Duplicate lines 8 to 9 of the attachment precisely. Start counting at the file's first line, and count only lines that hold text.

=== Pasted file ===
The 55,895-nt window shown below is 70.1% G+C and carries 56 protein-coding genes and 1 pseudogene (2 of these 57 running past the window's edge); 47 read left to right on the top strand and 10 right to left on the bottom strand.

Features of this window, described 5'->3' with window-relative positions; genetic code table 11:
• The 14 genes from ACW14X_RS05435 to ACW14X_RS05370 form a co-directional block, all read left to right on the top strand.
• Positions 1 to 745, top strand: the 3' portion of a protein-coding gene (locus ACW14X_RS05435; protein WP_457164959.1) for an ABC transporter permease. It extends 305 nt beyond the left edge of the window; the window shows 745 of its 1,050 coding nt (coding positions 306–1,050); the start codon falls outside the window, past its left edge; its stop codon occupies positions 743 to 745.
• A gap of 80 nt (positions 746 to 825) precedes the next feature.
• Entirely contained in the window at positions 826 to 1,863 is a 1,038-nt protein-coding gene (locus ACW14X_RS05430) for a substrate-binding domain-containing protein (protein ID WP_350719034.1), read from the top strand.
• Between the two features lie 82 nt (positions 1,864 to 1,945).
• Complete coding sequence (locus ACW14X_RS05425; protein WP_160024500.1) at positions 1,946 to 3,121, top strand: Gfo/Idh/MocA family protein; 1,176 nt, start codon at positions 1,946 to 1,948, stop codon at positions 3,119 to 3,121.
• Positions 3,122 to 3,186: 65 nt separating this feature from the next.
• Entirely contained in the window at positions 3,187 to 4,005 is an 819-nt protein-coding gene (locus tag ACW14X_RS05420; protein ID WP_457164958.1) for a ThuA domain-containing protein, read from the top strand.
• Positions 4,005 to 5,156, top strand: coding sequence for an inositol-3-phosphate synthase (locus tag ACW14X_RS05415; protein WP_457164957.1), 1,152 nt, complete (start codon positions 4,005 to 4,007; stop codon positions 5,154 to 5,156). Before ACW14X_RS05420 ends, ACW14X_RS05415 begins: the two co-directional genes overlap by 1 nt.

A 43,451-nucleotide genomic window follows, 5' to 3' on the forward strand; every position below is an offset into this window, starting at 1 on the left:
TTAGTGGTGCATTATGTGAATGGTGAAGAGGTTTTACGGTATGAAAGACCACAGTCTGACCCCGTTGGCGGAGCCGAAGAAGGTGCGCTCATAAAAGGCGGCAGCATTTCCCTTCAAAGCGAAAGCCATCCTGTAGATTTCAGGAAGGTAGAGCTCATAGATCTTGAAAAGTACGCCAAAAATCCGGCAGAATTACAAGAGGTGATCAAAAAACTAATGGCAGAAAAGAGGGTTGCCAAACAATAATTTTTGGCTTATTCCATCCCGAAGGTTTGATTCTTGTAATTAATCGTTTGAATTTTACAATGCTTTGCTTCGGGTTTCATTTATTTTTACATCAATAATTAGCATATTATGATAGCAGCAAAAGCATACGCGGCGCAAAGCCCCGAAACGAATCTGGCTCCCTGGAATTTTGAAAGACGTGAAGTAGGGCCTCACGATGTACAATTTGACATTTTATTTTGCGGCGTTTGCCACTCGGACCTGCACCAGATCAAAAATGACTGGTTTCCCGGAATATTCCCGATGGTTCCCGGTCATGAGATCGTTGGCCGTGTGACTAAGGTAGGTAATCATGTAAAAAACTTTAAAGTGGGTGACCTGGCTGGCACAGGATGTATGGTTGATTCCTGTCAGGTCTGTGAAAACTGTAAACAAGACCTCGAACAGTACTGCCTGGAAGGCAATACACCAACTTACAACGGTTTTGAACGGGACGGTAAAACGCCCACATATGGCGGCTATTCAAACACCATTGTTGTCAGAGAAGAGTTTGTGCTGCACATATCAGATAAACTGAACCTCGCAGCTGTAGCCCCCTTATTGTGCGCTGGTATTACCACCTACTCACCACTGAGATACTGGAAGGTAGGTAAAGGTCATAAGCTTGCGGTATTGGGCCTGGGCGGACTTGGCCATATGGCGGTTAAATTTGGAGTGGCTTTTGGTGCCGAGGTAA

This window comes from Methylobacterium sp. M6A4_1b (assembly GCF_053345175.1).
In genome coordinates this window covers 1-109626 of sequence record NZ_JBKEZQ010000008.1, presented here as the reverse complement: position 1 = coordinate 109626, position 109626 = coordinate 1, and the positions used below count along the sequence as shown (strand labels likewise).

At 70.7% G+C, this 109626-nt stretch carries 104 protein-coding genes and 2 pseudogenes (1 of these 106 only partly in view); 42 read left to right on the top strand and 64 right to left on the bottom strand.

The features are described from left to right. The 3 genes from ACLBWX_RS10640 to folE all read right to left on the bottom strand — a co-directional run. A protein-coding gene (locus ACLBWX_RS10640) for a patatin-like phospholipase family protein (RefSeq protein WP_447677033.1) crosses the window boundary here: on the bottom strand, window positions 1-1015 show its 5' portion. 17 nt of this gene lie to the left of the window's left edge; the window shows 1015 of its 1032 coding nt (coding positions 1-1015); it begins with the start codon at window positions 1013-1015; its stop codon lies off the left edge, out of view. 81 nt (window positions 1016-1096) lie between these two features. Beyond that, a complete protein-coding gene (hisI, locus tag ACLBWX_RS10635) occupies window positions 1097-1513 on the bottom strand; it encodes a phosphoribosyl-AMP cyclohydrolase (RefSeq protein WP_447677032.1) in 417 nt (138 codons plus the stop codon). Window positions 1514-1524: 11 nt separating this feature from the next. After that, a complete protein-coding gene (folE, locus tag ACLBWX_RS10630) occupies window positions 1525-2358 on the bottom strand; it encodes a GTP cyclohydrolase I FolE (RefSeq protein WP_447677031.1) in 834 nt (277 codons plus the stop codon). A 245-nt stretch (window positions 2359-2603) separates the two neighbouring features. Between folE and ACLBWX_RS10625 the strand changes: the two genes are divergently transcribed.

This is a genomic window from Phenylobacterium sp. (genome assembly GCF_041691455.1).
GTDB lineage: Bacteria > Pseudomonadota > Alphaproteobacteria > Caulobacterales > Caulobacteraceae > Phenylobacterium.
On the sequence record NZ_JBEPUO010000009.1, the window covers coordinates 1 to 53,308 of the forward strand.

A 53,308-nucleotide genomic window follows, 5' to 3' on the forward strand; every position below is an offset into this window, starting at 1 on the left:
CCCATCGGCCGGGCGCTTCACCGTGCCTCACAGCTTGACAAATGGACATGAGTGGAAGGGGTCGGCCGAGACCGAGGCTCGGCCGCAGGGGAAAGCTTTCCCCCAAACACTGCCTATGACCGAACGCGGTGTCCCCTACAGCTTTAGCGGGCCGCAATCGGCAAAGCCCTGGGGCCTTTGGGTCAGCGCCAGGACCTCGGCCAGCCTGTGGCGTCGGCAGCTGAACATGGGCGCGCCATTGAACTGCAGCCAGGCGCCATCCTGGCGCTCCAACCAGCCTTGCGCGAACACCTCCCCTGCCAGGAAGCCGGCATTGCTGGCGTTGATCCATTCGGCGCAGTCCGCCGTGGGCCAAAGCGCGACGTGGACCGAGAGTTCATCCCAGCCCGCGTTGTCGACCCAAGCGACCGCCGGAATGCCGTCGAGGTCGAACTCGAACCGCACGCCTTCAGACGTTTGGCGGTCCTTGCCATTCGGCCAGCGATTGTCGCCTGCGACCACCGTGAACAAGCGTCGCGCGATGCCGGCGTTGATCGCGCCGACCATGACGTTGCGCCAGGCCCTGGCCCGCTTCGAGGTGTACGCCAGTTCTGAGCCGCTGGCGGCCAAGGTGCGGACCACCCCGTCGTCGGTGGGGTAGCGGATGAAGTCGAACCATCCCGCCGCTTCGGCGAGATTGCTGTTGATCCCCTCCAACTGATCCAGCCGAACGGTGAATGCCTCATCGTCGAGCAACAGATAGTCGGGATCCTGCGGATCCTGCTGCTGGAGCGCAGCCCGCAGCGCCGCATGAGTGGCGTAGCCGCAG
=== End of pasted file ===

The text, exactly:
• Complete coding sequence (locus ACW14X_RS05425; protein WP_160024500.1) at positions 1,946 to 3,121, top strand: Gfo/Idh/MocA family protein; 1,176 nt, start codon at positions 1,946 to 1,948, stop codon at positions 3,119 to 3,121.
• Positions 3,122 to 3,186: 65 nt separating this feature from the next.